How you refer to an author or scholar's name the first time sets a precedent for how readers will reference it every time thereafter. The first time a name is included deserves special attention and added detail.


When referencing any name for the first time in your academic prose, always use the full name and professional or academic title:

Dr. Helen Gardner, PhD, Professor of English Literature at the University of Oxford
rhetorician and communication theorist Marshall McLuhan, the Albert Schweitzer Chair in Humanities at Fordham University
Dr. Peter H. Duesberg, M.D., Professor of Molecular and Cell Biology at the University of California, Berkeley


Subsequent references to a name should use last names or full names without extended professional credentials:

Gardner; Professor Gardner; Prof. Helen Gardner
McLuhan; Marshal McLuhan; Prof. McLuhan
Duesberg; Dr. Duesberg; Peter Duesberg


First names on their own are never permitted. The following exemplify what is forbidden:

Helen; Professor Helen
Peter; Dr. Peter


Be especially wary of how you refer to authors who write about themselves and make informal reference to their own names. Remember that you must maintain a formal relationship to them in your writing, no matter how tempting it is to use their first names only. For instance:

In Amy Tan's story, "The Most Hateful Words," Tan remembers a life-changing moment when her abusive mother, now suffering from Alzheimer's, calls Amy on the phone to apologize for the hurt she cannot remember causing.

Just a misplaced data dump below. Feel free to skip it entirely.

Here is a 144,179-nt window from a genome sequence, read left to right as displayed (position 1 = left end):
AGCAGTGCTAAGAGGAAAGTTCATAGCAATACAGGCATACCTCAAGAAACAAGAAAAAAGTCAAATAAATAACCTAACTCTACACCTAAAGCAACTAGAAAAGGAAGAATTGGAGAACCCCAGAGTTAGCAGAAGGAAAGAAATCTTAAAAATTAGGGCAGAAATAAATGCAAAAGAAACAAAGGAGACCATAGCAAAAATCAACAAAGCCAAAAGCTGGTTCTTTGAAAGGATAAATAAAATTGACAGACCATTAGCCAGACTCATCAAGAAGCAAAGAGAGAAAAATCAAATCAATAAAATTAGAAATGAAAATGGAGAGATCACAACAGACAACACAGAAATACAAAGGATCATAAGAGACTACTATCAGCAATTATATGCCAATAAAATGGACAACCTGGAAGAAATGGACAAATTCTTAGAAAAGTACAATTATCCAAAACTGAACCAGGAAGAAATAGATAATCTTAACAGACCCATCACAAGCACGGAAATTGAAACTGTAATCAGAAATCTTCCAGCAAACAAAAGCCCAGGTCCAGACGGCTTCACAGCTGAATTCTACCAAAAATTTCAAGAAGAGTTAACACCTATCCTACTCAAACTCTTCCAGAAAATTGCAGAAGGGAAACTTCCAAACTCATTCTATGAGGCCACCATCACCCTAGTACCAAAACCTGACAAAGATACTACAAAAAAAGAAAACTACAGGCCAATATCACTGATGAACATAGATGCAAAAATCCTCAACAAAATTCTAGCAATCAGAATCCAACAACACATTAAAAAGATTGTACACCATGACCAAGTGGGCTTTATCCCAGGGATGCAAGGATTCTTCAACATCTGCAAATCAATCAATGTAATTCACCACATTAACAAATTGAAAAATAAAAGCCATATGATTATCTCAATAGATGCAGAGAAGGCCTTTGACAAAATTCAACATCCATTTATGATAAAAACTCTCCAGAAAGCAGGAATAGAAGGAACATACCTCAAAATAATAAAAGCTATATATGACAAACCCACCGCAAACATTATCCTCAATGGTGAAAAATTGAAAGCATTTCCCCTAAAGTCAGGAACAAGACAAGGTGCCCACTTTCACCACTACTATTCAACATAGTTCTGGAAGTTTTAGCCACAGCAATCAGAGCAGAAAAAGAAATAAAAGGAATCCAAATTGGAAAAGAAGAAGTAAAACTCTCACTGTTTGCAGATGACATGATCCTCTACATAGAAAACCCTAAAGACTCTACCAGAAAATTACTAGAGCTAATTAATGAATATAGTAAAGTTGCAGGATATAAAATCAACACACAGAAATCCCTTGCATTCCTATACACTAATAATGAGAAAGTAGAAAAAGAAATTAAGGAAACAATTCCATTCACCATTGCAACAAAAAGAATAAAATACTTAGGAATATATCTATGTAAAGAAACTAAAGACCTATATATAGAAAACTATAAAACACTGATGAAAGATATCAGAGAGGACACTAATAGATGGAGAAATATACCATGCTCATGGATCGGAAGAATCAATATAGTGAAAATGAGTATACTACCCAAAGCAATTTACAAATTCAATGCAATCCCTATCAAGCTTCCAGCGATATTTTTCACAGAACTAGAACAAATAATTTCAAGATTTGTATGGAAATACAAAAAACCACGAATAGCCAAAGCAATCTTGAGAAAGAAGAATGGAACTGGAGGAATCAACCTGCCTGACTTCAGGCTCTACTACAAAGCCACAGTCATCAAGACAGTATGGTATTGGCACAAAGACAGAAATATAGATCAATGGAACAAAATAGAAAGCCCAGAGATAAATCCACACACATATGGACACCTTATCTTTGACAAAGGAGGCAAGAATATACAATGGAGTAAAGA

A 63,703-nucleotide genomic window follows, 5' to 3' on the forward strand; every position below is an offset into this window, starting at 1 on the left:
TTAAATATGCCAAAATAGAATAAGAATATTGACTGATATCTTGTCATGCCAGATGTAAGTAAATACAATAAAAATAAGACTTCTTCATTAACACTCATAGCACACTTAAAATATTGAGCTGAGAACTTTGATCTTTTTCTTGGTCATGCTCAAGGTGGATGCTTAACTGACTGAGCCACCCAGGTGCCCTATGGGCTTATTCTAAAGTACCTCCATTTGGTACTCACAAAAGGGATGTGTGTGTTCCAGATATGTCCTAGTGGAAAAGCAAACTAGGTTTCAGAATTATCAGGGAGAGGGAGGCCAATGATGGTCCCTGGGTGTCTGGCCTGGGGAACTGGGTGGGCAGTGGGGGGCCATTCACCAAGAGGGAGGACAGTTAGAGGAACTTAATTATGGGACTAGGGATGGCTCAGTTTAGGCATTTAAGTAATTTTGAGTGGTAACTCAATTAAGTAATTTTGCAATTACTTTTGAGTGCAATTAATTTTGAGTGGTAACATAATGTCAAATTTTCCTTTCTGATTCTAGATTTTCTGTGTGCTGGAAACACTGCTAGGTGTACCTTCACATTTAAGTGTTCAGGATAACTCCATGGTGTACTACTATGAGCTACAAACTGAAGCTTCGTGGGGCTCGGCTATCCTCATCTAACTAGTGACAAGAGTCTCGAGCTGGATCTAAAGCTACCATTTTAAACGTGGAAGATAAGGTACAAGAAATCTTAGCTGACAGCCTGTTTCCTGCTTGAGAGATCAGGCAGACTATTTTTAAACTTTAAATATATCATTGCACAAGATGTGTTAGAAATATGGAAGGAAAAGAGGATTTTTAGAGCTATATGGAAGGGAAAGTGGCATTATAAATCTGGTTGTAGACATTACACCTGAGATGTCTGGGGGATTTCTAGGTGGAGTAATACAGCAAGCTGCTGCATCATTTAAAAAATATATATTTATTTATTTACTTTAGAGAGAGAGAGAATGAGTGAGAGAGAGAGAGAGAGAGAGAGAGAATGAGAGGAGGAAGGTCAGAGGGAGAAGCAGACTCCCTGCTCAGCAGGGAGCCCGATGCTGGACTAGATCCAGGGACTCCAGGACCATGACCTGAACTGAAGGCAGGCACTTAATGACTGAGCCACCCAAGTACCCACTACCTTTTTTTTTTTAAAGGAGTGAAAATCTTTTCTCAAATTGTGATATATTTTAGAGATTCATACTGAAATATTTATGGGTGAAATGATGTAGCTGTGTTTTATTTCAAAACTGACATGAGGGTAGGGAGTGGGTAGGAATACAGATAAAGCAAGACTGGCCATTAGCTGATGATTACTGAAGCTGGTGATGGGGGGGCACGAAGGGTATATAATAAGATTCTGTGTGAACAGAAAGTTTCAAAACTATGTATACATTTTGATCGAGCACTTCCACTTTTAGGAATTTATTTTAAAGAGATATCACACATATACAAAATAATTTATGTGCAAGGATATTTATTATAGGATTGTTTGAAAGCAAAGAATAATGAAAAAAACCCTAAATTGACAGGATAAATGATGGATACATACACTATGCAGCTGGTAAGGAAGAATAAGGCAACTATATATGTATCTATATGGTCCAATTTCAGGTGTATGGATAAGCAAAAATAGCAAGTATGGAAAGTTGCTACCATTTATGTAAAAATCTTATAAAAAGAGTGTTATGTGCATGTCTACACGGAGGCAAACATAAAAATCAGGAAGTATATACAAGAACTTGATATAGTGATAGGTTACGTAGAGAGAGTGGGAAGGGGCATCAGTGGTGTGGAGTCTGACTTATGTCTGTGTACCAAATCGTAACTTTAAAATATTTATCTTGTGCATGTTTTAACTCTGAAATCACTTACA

In this example, the bolded “Amy” is a no-no. Because Tan's story is written in the first person point of view and is a personal narrative, this encourages a more intimate relationship with the reader. However, that relationship exists between Tan and her non-academic readers, not between you and your academic readers. Protocol in your own academic writing demands that you continue to refer to the author solely by her last name, regardless of how personally you may have responded to her writing.


The titles of the works you reference in your academic prose follow many of the same rules as the names of the authors:


When referencing a title for the first time, always use the full title, including whatever secondary title it may have. In books, this is found on the title page, not on the cover:

"Positivism and Objectivism: A Comparison of Two Transcendentalist Philosophies"
Thermodynamics. An Introductory Treatise Dealing Mainly with First Principles and Their Direct Applications
"Scaling Properties Of Scale-Free Evolving Networks: Continuous Approach"



Subsequent references to long tiles should scale back the title to a convenient phrase (not a part of a phrase):

"Positivism and Objectivism"
Thermodynamics. An Introductory Treatise or simply Thermodynamics